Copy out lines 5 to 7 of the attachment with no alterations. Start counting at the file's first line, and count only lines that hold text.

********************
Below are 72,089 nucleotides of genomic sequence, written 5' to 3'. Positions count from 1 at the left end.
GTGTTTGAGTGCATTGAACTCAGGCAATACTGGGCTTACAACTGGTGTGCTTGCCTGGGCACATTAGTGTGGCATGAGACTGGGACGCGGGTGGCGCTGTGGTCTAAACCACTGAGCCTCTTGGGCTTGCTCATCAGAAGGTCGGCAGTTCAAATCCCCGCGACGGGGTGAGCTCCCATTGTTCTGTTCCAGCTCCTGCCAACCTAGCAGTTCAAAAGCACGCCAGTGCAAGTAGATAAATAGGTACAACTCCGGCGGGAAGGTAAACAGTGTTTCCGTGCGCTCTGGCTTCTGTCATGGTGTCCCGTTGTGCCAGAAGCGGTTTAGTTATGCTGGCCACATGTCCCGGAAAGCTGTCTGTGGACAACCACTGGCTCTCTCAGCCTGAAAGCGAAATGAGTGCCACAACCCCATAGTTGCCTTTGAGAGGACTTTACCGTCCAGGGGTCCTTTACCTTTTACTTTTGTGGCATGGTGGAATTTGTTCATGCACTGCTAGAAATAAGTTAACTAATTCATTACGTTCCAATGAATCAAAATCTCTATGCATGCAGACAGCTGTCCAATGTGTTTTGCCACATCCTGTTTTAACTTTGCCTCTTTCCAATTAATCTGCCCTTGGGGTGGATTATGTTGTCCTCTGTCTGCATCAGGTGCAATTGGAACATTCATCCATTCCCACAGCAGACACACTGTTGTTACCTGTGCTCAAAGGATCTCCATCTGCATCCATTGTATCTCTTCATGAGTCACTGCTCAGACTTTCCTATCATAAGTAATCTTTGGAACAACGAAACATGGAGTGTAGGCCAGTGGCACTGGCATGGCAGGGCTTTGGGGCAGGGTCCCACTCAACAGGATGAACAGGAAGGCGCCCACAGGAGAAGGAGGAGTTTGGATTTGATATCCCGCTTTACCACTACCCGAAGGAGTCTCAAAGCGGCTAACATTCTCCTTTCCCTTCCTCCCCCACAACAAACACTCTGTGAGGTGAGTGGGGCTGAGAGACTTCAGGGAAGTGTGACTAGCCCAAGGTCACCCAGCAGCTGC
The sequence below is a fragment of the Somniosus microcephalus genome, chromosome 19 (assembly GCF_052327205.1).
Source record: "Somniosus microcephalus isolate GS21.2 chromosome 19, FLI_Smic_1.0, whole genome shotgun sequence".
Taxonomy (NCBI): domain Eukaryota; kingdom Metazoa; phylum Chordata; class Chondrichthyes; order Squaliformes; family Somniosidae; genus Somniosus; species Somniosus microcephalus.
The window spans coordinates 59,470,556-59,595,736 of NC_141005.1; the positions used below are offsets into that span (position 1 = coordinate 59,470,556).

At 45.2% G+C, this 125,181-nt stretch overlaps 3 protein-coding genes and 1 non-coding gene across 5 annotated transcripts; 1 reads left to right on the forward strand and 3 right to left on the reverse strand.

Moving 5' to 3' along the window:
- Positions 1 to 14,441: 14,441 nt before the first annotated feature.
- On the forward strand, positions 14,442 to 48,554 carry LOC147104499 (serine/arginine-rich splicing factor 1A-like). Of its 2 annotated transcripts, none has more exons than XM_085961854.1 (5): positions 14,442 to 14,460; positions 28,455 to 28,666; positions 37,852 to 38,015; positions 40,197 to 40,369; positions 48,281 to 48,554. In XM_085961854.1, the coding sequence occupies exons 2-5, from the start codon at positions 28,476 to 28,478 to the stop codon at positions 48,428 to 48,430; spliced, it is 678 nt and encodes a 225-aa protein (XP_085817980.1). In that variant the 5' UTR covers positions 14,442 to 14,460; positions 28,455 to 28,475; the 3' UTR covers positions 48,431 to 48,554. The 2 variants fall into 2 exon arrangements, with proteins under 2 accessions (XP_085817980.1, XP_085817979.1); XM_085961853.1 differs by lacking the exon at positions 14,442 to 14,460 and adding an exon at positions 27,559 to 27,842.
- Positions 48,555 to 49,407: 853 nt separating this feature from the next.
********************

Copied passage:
Taxonomy (NCBI): domain Eukaryota; kingdom Metazoa; phylum Chordata; class Chondrichthyes; order Squaliformes; family Somniosidae; genus Somniosus; species Somniosus microcephalus.
The window spans coordinates 59,470,556-59,595,736 of NC_141005.1; the positions used below are offsets into that span (position 1 = coordinate 59,470,556).

At 45.2% G+C, this 125,181-nt stretch overlaps 3 protein-coding genes and 1 non-coding gene across 5 annotated transcripts; 1 reads left to right on the forward strand and 3 right to left on the reverse strand.